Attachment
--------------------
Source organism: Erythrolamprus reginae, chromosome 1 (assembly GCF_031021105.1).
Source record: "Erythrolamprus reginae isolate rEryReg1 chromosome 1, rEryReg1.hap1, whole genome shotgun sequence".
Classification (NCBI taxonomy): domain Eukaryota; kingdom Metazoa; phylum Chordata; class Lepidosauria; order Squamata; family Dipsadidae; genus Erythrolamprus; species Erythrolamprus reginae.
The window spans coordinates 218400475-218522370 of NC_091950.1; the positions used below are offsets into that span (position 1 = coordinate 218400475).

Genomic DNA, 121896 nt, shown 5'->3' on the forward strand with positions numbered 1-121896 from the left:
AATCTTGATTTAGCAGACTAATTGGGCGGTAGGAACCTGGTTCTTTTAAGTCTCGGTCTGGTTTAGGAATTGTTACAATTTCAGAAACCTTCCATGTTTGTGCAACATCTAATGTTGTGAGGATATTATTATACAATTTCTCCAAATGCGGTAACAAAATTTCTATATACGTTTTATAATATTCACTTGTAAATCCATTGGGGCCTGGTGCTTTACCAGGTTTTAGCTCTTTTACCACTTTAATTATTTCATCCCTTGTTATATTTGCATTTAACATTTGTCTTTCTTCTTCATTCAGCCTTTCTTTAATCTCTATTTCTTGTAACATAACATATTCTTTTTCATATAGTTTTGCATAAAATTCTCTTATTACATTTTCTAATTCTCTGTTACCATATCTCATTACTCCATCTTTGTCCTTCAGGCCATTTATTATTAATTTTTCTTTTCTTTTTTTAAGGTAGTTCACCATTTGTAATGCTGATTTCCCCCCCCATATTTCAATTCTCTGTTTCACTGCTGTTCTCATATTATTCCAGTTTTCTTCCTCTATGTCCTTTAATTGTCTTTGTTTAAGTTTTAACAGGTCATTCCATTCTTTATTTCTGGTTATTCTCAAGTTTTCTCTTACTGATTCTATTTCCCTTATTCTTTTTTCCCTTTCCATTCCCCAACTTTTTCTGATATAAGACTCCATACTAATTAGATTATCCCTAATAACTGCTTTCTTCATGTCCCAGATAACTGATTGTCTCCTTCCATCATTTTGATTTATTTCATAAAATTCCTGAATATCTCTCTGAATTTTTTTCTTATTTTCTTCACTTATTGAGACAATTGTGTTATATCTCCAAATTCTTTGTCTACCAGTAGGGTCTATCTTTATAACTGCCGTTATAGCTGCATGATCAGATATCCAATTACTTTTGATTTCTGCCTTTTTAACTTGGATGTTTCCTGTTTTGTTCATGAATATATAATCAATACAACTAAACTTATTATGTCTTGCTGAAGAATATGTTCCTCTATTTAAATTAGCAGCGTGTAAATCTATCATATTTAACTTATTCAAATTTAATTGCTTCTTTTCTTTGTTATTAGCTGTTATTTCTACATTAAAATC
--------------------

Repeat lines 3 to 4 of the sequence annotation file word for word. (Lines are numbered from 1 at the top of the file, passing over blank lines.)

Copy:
Classification (NCBI taxonomy): domain Eukaryota; kingdom Metazoa; phylum Chordata; class Lepidosauria; order Squamata; family Dipsadidae; genus Erythrolamprus; species Erythrolamprus reginae.
The window spans coordinates 218400475-218522370 of NC_091950.1; the positions used below are offsets into that span (position 1 = coordinate 218400475).